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Israel's foreign exchange is boiling hot. Thousands, maybe tens of thousands of Israelis discovered the private forex brokerages in the last year, namely, companies with dealing rooms that are unaffiliated with the banks. Anybody can buy or sell foreign currency quickly, cheaply, and with high leverage, too.

But unlike the dealing rooms at the banks, these traders - companies like Easy-Forex Israel, Finotec, Matach24 and Efix Online Forex - are more like a casino than a traditional financial broker.

Say you want to open a position in the forex market, meaning, bet on the fluctuation of one currency against another. Then these companies offer more convenient, cheaper service than the banks.

They proffer many advantages: Nobody asks too many questions. They won't ask you to sign tons of documents. They won't report your profits to the Income Tax Authority. They won't hand your name over to the anti-money laundering authority. After all, they aren't banks, so why not take advantage of that.

Service is fast and low-cost; almost all allow you to give orders via phone or Internet. If you want, they will advise how to invest in the forex market, too. They are reliable, too; there haven't been reports of embezzlements for years.

They generally don't charge fees. The differences between their buy and ask rates are narrower than at the banks. They will let you open an account with amounts of a few thousand dollars or less, which would barely get a bank clerk's attention.

Most importantly, they'll let you gamble heavily. You can enter positions 20 times the amount you deposited. You transferred $5,000? By all means, bet $100,000 on the euro-dollar market.

Call it by name

The word "gamble" in the last paragraph was not chosen by happenstance. The dealing rooms at the banks supply first and foremost forex services for importers and exporters. The other companies mentioned above exist to serve speculators.

Israel may not have casinos by name, but it does in essence: options on the TA-25 index, and gambles on exchange rates. How much? A lot.

Market estimates, perhaps on the optimistic side, put the nominal turnover of forex gambles in Israel, including on the shekel-dollar and other pairs of currencies, at about half a billion dollars a day.

That is not a typo: $500 million, or NIS 2.5 billion, take your pick.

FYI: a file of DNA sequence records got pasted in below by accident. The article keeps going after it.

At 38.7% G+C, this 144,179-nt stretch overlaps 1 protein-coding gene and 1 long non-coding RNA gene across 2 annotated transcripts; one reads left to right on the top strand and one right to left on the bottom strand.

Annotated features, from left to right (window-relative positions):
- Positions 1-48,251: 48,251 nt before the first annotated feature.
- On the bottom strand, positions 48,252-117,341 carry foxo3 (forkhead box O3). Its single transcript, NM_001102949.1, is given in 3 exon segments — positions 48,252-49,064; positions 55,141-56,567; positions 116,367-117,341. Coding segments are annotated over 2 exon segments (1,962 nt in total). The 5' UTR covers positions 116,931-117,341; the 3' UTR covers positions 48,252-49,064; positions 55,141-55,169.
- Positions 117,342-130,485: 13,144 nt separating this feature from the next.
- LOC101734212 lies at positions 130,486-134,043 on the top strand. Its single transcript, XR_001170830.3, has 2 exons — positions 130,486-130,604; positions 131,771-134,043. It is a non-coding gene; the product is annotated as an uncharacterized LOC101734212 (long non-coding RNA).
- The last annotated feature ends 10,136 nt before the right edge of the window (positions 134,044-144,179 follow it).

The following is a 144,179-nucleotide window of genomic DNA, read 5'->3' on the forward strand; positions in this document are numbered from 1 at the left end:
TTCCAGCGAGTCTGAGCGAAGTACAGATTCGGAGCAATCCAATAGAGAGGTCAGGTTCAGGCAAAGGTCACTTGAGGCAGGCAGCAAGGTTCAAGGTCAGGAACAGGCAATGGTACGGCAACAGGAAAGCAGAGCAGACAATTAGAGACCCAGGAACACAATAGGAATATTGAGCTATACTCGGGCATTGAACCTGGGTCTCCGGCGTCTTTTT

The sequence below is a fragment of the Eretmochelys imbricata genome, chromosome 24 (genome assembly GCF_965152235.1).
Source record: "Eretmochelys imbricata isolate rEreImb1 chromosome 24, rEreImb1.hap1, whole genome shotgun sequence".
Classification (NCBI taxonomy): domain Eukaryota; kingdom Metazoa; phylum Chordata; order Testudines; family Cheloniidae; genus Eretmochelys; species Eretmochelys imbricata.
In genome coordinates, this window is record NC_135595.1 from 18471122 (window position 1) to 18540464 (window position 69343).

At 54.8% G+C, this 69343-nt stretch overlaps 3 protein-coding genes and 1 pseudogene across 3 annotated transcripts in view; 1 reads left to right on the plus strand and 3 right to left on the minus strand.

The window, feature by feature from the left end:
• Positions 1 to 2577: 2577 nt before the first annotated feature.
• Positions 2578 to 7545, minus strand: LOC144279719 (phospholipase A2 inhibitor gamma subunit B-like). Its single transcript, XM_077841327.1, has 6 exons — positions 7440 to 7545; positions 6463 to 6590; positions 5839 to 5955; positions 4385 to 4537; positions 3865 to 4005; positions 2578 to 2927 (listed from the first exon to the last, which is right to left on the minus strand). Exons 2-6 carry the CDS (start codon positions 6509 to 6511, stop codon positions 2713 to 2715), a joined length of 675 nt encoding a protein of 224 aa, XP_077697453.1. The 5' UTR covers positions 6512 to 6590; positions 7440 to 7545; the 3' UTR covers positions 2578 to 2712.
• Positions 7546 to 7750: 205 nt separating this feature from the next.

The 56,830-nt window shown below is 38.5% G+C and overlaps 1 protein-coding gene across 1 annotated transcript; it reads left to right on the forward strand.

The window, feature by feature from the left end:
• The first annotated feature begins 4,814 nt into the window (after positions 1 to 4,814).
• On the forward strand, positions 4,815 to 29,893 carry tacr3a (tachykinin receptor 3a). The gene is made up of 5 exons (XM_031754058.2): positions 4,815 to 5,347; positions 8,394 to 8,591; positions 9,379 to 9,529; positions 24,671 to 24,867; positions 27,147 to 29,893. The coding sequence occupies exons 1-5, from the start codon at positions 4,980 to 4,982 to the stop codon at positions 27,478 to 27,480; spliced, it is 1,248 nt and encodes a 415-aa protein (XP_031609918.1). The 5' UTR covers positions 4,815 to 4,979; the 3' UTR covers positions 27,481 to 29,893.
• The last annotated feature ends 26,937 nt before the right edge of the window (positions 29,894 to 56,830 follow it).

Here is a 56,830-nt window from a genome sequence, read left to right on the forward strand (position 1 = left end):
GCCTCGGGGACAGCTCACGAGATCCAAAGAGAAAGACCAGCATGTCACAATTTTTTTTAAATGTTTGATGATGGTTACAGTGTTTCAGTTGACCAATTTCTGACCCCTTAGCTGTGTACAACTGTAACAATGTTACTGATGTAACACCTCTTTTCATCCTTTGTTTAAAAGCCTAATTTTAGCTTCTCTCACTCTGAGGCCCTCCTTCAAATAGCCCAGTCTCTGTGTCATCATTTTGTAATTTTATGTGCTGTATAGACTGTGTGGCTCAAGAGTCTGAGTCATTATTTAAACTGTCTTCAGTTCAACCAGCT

In the forex market, whether at the bank or at one of these brokers, any action a client takes is backed by the company's equity. The banks are worth billions but how do these small dealers back their commitments?

There are two answers to that, one conservative: the small brokers offset one customer against another. In other words, the risk involved in one client betting the euro will rise, is offset by the risk of another customer betting that the dollar will, if the two actions are of the same financial scope. They continuously close open positions by carrying out the opposite action with a big commercial bank, leaving themselves with fundamentally no risk.

But working opposite a big bank carries a heavy cost, and some of these dealers choose another strategy. From experience gained over the years, they know that at the end of the day, their clients will lose money, always. They don't even bother to close their total position; sometimes they do the opposite of what their clients are doing.

That method is exactly what the casinos in Las Vegas do: financial management there is dead simple. It is based on a four-word philosophy: The House Always Wins.

The psychology of gambling

In more than 99 percent of cases, they are right. The psychology of gambling has long proved that when somebody wins, he spends his gains very quickly. But when he loses, he keeps the position open in the hope that at any second, the market will "correct" and he'll recoup his losses.

That does not happen, of course. On average, clients of the forex market dealing rooms lose all their money and leave the game.

And if somebody wins, despite all? He will remain a happy client and will continue to gamble, maybe even increasing the scope of his bet. Ultimately, he will lose all his money and leave the game.

Veteran forex traders know their clients well, and just like casinos on the Strip, they have stats showing how long it takes the average Yossi to lose his pants, and how much money Shmulik will leave on the table.

Let it clearly be stated that all this is perfectly legal. It is the right of any person to speculate in currencies to his heart's content. It is the right of any forex broker to manage its position vis a vis clients as it pleases. But remember:

1. Nobody has ever managed to predict the fluctuations of the forex market.

2. The absolute majority of gamblers in the forex market lose all their money pretty fast and leave the game.

3. It's all a question of probabilities and experience. These small brokers do not have significant equity and if something spins out of control in their reserves management, the few investors who managed to squeeze a little profit out of the system, who guessed the direction of the market, may lose their money after all.